11 June 2009
Image: Tim and I pulling data off one of our instruments located on the surface. Credit: Lynn Hicks.
We will have to do a bit more hiking during this expedition, which is great; however, the longer hikes cut into our time in the field. The park recently closed most of the roads leading to the foothills containing our study caves. So, we have to park in one of two locations and then hike to the caves.
Image: Gearing up at the trailhead. We're just about to hike into the caves.
The sensor team moved to another cave today. We pulled data off the sensors in Barn Owl cave. We finished this by midday, which gave us a little time to explore this cave.
The mapping team required two days to collect volume data and map of Luna y Media. One of our team members became mildly ill while mapping this cave. We suspect it could be related to the dust. We are taking every effort to wear dust masks while working underground; however, there are times when the masks become cumbersome and folks simply go without them. We will continue to remain vigilant on this issue, and take steps to insure the team is reducing their daily dust intake.
Image: Tim and Lynn working to pull data off the instruments.
Image: Evidence of salt mining. Notice the angularity on the exposed salt. This is evidence of the salt being flaked off this exposure. The cave floor was also littered with salt flakes. There were also fire hearths, wood and charcoal littering the ground. It seems they were using the fire to provide light to extract salt from this cave.
This cave was extensively used by prehistoric peoples, presumably the Atacameños or perhaps the Incas. We found numerous locations where fires were built, and we were also able to tentatively correlate this to a salt mining operation. The Incas were masters at exploiting commodities and developing trade routes throughout this area. With the major Incan administrative center of Cartarpe just a few miles away, I suspect the Incas were coordinating the removal of salt in pristine extraction locations. We also found ceramics in the back of this cave, and stomach remains of a ruminant, presumably one of the four llama species. It is quite likely there were multiple uses of this cave over the past several thousand years. The exact uses of this cave will probably continue to elude us, and the timeline for this usage will likely remain a mystery.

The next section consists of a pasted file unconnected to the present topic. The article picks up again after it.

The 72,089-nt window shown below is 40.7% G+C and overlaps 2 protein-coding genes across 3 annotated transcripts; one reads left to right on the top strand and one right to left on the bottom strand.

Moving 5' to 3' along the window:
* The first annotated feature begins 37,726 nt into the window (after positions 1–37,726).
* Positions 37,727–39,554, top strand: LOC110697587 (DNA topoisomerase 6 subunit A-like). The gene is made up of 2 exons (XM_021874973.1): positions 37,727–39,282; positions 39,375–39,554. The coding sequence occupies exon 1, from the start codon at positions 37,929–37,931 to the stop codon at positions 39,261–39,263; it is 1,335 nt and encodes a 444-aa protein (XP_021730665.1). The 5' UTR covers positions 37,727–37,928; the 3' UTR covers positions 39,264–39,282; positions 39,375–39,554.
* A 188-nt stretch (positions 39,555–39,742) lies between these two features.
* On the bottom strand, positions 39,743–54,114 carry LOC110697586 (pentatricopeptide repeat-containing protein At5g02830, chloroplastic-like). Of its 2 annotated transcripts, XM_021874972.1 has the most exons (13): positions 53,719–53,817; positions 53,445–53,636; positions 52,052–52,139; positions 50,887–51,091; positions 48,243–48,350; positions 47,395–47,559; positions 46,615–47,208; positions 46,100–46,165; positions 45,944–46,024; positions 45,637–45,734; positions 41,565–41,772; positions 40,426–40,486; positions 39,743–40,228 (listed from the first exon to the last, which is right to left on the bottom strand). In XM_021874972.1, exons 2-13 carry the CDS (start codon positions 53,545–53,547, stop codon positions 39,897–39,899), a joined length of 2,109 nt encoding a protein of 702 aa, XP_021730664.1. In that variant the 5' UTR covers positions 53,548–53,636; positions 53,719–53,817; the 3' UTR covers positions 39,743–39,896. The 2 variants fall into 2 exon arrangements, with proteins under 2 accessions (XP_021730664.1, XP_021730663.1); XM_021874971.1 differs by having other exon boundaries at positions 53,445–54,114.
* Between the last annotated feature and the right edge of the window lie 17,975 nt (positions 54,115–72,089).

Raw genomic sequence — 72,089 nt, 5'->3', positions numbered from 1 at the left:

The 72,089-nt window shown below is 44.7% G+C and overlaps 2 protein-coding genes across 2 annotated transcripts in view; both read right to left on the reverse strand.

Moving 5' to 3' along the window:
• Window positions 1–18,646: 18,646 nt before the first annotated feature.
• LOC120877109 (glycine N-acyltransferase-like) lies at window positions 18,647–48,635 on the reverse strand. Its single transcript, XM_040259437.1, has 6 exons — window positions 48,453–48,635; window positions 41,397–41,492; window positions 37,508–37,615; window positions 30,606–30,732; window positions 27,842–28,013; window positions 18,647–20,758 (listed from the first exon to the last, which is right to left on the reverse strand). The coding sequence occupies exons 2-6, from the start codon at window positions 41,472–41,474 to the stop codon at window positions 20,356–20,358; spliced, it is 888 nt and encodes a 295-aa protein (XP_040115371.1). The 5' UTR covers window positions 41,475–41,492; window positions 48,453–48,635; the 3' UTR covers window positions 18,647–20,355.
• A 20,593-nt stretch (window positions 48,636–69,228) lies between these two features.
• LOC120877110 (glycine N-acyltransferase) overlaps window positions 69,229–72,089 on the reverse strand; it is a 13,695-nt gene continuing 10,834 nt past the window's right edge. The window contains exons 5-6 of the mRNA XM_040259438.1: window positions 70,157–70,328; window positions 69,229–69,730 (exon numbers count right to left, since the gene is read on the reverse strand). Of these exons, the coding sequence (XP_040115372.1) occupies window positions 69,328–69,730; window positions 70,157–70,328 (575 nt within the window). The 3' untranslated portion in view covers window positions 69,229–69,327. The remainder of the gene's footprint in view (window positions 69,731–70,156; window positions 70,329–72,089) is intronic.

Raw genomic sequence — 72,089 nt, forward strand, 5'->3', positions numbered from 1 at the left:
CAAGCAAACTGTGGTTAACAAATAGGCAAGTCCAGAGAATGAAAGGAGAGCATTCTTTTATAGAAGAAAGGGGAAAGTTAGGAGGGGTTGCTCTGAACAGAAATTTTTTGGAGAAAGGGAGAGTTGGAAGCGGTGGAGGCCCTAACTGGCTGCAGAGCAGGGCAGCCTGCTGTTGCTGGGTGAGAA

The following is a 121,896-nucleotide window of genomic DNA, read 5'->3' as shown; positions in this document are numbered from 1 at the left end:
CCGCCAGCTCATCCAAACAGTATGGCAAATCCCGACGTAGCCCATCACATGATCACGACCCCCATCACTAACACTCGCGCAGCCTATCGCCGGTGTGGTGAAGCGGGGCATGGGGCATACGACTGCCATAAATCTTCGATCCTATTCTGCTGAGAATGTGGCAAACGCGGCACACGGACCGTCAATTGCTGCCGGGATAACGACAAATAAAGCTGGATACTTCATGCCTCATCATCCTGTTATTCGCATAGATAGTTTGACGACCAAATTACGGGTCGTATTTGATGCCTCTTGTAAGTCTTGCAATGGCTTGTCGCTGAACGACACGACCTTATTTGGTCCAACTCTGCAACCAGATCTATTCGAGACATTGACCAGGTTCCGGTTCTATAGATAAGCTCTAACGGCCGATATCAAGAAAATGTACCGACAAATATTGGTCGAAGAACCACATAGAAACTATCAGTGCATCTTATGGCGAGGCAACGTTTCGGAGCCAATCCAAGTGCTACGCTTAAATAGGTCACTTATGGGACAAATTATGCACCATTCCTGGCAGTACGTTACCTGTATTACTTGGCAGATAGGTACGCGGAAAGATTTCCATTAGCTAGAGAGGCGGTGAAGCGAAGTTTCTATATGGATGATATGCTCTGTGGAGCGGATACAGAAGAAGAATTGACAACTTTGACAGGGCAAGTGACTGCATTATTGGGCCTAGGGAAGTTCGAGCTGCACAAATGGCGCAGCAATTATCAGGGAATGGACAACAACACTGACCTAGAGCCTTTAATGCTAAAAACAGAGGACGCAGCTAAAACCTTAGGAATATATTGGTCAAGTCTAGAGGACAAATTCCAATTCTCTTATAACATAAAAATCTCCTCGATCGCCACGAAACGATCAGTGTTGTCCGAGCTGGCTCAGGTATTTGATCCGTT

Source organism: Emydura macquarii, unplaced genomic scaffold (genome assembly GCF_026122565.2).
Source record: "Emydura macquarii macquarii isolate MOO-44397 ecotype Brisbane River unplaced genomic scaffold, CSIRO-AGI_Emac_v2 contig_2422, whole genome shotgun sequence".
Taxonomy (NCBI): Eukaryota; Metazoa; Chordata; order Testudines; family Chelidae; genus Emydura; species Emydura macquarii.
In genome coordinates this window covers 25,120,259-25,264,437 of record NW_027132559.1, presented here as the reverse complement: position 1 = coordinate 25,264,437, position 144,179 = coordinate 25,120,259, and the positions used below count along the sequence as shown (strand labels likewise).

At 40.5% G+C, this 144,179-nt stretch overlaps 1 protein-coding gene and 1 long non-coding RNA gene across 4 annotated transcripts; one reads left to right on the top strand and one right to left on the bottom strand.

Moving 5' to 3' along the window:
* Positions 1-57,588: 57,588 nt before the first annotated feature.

Image: A mandible, presumably from a Llama species, found in a rocky mud conglomerate mid-cave.
These shots were taken as we were driving through San Pedro en route to the field. Unfortunately, I think the woman who was herding these animals was not pleased with me taking photos.
Tomorrow we will have the day off. Everyone but Tim and I are going to Bolivia for the day. They will be visiting two lagunas on the Chile-Bolivia border that I visited back in November.
Tim will continue with the analysis on our day off. I will go to CONAF to give a presentation on our work in the Atacama.
Image: A small heard of llamas and cows being herded through town by a Quechuan woman and her dogs. She wasn't overly keen on me taking photos of her animals. I didn't realize this until I said "buenas dias." After saying it twice, she looked tersely at me and said "buenas." The use of "buenas" instead of "buenas dias" or "buenas noches" is common here in Chile.
Image: Another image of the herd of livestock and the Quechuan woman.